I had been working with clay and making female sculptures for more than a decade. The dance, clay making and art therapy brought up many questions and led me to the research on women’s perceptions of their body image using clay-making as a tool.

Some women from my fitness classes in the early Eighties were invited to take part in last year’s pilot studies.

I love doing what I’m doing and I am very lucky to be able to enjoy all these pursuits.

My bronze sculpture Gloria will be on display at Hidcote Manor Garden, a National Trust property near Chipping Camden, in September.

My long-term plan is to complete the editing of my second book, The Widow’s Club, which is a happy adventure, after I complete the PhD, of which I am two years into a six- year journey.

To be honest, I could write all day (when I am not working with the amazing children) and I much prefer writing fiction to academic research.

I do not see myself as a scholar but my supervisors believe in me and I have a passion for my subject, so I will see it through.

The Tear Vessel is a quick read and, I have been told, a “page turner”.

If you don’t own a Kindle you can download one for free on your Smart Phone, iPad, or computer.

I don’t own a Kindle myself as I am an avid reader of paperbacks but I was astounded to find how many people do own one.

I would be thrilled if those of you who knew Mike and me, and our dream, and gave me so much love and support when I returned would read the story and wonder along with the rest how much you know to be true.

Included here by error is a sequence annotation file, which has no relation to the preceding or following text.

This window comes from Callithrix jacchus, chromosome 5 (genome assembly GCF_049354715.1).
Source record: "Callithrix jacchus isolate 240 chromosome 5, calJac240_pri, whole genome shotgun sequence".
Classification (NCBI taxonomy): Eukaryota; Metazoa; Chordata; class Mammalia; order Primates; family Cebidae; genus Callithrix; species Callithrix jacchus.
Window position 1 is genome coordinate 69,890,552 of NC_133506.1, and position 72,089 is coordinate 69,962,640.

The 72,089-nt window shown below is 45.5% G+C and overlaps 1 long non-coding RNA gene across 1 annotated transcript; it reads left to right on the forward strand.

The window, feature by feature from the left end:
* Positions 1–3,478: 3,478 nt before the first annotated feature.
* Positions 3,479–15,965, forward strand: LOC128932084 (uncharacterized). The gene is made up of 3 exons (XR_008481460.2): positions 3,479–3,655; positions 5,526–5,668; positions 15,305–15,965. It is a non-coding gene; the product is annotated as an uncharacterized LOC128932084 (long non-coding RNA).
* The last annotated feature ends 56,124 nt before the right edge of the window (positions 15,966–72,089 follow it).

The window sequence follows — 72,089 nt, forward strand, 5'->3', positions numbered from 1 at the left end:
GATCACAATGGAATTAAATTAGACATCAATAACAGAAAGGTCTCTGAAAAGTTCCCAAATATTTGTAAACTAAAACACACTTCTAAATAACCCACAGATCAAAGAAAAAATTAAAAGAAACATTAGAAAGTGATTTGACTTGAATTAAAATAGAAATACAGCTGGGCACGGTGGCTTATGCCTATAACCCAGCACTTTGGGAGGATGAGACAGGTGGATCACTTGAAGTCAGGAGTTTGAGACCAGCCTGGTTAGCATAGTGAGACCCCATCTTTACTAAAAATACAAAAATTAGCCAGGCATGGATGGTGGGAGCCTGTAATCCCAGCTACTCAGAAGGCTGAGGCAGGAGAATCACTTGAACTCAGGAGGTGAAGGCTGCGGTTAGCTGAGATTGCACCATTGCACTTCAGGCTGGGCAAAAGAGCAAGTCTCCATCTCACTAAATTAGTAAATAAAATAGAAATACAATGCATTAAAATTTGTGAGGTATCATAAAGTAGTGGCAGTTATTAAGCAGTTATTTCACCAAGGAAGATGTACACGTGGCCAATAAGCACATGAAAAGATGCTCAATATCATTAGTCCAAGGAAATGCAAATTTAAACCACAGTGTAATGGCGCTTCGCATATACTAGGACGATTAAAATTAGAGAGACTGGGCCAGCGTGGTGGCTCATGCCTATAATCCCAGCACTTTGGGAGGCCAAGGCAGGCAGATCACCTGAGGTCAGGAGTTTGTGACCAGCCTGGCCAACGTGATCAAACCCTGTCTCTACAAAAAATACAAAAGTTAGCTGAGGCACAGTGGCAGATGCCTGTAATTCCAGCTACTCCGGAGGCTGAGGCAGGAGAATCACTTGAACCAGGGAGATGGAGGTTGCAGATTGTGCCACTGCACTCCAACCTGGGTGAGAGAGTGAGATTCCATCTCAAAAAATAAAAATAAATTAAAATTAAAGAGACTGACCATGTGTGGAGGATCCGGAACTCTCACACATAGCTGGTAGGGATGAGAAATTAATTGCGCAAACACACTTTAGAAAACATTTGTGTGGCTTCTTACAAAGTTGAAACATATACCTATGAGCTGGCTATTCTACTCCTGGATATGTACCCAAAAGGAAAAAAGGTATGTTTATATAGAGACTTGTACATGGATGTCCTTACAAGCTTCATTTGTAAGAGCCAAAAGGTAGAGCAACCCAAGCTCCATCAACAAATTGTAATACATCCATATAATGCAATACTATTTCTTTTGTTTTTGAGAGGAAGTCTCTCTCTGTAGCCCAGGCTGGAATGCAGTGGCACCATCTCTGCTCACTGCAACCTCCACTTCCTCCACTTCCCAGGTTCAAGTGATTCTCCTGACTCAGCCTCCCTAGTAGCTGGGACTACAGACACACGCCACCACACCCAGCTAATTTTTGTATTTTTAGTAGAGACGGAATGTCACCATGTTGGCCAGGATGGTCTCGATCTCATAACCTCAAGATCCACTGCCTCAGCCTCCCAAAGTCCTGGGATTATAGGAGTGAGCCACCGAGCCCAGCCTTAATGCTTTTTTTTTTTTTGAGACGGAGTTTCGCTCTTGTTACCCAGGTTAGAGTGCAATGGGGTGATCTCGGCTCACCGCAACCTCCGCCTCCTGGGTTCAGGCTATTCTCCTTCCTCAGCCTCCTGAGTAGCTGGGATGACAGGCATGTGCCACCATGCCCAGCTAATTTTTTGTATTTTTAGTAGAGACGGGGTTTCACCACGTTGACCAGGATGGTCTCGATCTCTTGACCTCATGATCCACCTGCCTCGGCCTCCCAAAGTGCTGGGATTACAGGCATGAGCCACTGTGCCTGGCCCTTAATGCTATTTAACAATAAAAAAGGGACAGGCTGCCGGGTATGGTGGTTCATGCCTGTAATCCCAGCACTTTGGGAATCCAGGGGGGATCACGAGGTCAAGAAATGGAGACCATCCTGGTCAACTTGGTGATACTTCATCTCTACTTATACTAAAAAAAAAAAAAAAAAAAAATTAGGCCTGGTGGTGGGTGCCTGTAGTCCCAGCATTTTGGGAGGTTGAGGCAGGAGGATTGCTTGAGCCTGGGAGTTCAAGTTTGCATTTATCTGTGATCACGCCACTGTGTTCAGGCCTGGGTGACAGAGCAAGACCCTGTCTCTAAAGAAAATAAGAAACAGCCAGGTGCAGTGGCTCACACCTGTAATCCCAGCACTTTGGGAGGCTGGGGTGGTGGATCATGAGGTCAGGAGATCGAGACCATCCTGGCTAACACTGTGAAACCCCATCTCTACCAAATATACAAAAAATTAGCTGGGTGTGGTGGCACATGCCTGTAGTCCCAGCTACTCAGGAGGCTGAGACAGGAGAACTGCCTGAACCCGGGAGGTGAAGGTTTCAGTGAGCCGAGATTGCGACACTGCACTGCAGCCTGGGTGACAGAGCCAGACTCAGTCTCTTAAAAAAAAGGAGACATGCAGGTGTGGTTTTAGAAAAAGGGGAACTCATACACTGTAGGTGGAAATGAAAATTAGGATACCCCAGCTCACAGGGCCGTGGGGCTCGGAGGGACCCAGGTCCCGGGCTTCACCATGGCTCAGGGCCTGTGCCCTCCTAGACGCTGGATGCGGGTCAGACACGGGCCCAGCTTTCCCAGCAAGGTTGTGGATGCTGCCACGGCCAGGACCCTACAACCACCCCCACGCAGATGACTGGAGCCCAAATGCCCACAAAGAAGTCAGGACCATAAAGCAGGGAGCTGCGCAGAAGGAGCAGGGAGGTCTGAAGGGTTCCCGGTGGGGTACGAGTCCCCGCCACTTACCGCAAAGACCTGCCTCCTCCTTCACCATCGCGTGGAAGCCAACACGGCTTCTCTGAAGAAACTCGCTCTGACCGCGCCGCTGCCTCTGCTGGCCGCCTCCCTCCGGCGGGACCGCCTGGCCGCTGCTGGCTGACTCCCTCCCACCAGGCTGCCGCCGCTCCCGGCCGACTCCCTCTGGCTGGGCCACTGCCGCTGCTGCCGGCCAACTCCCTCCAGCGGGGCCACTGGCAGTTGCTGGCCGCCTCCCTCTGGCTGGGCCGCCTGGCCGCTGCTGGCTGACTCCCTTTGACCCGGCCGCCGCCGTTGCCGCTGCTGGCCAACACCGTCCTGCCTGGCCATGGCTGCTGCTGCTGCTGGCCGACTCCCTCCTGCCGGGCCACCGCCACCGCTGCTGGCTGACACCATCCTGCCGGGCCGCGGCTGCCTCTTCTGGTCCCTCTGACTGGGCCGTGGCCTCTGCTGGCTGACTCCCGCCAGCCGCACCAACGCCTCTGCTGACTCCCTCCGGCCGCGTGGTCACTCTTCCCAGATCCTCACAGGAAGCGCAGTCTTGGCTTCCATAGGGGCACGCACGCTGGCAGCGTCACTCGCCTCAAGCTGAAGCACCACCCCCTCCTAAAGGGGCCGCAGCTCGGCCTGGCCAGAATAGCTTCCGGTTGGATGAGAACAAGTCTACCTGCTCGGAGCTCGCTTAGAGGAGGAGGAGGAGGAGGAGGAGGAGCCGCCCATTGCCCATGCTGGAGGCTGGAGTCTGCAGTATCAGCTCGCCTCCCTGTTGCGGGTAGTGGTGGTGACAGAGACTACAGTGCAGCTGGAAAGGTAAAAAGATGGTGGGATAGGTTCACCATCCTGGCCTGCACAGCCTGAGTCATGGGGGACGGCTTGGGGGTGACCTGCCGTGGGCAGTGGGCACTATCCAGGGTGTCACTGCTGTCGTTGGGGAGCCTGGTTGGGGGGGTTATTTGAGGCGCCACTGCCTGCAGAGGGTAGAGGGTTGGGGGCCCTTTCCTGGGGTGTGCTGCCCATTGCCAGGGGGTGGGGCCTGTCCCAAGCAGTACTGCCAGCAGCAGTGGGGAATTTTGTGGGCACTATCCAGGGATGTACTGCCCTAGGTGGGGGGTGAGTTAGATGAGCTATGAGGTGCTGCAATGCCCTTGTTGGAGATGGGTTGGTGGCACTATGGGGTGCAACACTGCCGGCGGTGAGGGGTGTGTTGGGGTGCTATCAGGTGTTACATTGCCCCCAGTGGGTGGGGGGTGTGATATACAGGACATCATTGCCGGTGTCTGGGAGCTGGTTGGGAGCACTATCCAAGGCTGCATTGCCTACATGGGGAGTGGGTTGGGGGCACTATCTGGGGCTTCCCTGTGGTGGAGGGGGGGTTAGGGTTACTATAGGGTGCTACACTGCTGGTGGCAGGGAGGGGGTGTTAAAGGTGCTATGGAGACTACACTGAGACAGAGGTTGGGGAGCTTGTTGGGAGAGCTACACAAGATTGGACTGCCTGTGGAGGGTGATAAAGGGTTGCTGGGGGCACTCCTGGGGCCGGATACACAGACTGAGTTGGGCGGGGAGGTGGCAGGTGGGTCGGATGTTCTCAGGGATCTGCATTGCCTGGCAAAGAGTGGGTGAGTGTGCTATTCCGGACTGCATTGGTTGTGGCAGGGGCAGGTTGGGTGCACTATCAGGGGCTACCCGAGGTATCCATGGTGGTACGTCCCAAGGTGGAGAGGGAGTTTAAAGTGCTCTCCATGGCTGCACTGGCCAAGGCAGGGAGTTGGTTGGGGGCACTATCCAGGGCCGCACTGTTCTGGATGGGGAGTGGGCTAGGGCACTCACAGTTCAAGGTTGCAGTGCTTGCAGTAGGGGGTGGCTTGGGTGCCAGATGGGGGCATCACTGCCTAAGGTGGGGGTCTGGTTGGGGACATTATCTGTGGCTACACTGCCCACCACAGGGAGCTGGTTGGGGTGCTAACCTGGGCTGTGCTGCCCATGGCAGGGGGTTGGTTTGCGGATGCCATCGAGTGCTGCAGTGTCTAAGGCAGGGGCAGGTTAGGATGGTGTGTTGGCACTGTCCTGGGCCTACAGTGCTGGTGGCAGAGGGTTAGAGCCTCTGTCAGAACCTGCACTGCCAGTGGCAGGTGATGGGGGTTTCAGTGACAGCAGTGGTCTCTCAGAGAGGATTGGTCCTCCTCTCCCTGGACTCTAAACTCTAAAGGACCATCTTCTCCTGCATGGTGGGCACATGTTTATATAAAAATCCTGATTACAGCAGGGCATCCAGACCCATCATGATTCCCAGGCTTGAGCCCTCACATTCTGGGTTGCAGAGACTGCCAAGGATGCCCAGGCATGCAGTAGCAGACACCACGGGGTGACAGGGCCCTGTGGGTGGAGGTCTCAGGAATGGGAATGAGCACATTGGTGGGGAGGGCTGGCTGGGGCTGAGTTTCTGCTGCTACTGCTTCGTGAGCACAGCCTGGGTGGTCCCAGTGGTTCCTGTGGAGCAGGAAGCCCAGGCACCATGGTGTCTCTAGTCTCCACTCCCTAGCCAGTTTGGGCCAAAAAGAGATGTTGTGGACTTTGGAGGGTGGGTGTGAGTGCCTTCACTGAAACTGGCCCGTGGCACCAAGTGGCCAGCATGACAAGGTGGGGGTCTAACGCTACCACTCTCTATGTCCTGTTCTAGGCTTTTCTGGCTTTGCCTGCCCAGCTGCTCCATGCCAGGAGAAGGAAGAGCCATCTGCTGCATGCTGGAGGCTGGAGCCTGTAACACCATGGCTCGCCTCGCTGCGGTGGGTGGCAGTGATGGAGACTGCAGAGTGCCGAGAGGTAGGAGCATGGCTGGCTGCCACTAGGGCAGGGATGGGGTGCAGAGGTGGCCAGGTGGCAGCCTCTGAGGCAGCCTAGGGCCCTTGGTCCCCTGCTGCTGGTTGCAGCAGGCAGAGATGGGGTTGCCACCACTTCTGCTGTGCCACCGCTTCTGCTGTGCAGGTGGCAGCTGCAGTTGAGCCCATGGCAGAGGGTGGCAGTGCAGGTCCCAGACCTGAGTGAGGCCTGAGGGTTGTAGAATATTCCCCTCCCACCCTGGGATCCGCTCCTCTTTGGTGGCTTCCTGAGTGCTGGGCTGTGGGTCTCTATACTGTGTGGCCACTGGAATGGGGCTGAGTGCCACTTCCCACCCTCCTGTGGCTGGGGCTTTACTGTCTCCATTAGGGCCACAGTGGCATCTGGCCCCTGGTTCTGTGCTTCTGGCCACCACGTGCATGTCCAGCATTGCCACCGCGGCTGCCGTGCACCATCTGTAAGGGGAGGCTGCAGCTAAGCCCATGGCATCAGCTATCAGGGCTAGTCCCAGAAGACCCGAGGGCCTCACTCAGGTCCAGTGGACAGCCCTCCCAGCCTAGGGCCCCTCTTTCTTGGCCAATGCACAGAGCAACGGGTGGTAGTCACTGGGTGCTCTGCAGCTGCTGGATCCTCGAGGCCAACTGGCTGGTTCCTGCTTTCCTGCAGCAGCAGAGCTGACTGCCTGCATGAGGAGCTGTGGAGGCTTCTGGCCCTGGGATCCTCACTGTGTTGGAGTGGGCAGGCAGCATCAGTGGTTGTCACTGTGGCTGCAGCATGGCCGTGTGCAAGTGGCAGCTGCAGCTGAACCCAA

* The Tear Vessel is available to buy on Kindle now.



MICHAEL CROCKER, the popular Henley man who was murdered by a Trinidad pirate on board his boat in the early hours of Friday morning, may have been alone when he died.

Mike, who until recently ran Crocker’s shoe repair business in Friday Street, was strangled in the cabin of his 33ft sloop Nyn in which he and his wife Trisha were planning to see the world over the next 10 years.

His friend David Drake, who was holidaying with his wife Christine on the yacht, was knifed in the attack. The boat was moored about a quarter of a mile offshore just outside Port of Spain, the capital of Trinidad.

Police inquiries are focused on the discovery of a white dinghy similar to one seen at the time of the murder.

Reports of the murder earlier this week suggested that Trisha witnessed her husband’s death but his family heard on Wednesday that she was already off the boat, desperately trying to get help, when he died.

Since the murder, Trisha and Chris have been under close police guard at a secret location.